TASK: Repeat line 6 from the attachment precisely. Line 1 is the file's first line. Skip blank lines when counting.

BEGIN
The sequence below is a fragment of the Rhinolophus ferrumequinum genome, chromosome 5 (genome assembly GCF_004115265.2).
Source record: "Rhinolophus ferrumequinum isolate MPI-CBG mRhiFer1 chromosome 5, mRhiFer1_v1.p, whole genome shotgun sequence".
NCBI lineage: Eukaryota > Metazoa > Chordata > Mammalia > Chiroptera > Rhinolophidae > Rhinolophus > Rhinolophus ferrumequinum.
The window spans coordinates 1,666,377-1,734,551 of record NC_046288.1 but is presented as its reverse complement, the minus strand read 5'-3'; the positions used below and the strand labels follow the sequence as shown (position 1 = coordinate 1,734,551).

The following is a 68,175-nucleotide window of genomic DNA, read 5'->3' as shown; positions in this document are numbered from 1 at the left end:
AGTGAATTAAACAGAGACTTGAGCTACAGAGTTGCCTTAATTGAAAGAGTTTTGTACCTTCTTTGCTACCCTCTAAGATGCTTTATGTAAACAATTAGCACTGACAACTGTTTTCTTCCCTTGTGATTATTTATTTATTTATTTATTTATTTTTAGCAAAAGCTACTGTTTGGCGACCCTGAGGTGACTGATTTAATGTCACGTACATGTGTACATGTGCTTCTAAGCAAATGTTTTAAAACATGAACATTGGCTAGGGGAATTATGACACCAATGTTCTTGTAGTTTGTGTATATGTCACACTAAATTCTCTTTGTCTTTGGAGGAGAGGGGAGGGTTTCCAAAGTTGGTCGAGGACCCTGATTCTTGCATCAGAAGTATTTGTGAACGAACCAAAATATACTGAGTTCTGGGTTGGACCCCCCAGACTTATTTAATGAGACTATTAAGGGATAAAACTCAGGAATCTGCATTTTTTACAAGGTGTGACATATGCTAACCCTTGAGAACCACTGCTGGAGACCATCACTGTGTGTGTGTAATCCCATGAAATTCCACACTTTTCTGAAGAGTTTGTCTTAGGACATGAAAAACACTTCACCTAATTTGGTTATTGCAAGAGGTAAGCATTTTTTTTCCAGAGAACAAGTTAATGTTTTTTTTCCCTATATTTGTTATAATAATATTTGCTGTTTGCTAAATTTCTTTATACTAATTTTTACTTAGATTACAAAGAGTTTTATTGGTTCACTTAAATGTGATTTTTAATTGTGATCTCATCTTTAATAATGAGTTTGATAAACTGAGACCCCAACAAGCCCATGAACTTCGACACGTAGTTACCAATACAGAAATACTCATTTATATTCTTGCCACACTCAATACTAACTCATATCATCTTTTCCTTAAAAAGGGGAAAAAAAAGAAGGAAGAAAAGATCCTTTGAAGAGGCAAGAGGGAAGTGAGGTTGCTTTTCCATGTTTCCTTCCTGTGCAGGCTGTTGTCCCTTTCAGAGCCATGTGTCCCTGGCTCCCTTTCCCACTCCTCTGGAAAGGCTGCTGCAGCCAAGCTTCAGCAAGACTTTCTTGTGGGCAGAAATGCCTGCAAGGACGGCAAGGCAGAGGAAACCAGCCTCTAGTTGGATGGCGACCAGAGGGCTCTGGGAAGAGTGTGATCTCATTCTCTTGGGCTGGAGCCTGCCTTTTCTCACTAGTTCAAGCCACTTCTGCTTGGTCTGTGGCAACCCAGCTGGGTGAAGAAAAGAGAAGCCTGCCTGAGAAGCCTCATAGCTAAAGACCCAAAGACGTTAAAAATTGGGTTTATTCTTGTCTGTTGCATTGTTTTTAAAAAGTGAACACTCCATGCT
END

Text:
AGTGAATTAAACAGAGACTTGAGCTACAGAGTTGCCTTAATTGAAAGAGTTTTGTACCTTCTTTGCTACCCTCTAAGATGCTTTATGTAAACAATTAGCACTGACAACTGTTTTCTTCCCTTGTGATTATTTATTTATTTATTTATTTATTTTTAGCAAAAGCTACTGTTTGGCGACCCTGAGGTGACTGATTTAATGTCACGTACATGTGTACATGTGCTTCTAAGCAAATGTTTTAAAACATGAACATTGGCTAGGGGAATTATGACACCAATGTTCTTGTAGTTTGTGTATATGTCACACTAAATTCTCTTTGTCTTTGGAGGAGAGGGGAGGGTTTCCAAAGTTGGTCGAGGACCCTGATTCTTGCATCAGAAGTATTTGTGAACGAACCAAAATATACTGAGTTCTGGGTTGGACCCCCCAGACTTATTTAATGAGACTATTAAGGGATAAAACTCAGGAATCTGCATTTTTTACAAGGTGTGACATATGCTAACCCTTGAGAACCACTGCTGGAGACCATCACTGTGTGTGTGTAATCCCATGAAATTCCACACTTTTCTGAAGAGTTTGTCTTAGGACATGAAAAACACTTCACCTAATTTGGTTATTGCAAGAGGTAAGCATTTTTTTTCCAGAGAACAAGTTAATGTTTTTTTTCCCTATATTTGTTATAATAATATTTGCTGTTTGCTAAATTTCTTTATACTAATTTTTACTTAGATTACAAAGAGTTTTATTGGTTCACTTAAATGTGATTTTTAATTGTGATCTCATCTTTAATAATGAGTTTGATAAACTGAGACCCCAACAAGCCCATGAACTTCGACACGTAGTTACCAATACAGAAATACTCATTTATATTCTTGCCACACTCAATACTAACTCATATCATCTTTTCCTTAAAAAGGGGAAAAAAAAGAAGGAAGAAAAGATCCTTTGAAGAGGCAAGAGGGAAGTGAGGTTGCTTTTCCATGTTTCCTTCCTGTGCAGGCTGTTGTCCCTTTCAGAGCCATGTGTCCCTGGCTCCCTTTCCCACTCCTCTGGAAAGGCTGCTGCAGCCAAGCTTCAGCAAGACTTTCTTGTGGGCAGAAATGCCTGCAAGGACGGCAAGGCAGAGGAAACCAGCCTCTAGTTGGATGGCGACCAGAGGGCTCTGGGAAGAGTGTGATCTCATTCTCTTGGGCTGGAGCCTGCCTTTTCTCACTAGTTCAAGCCACTTCTGCTTGGTCTGTGGCAACCCAGCTGGGTGAAGAAAAGAGAAGCCTGCCTGAGAAGCCTCATAGCTAAAGACCCAAAGACGTTAAAAATTGGGTTTATTCTTGTCTGTTGCATTGTTTTTAAAAAGTGAACACTCCATGCT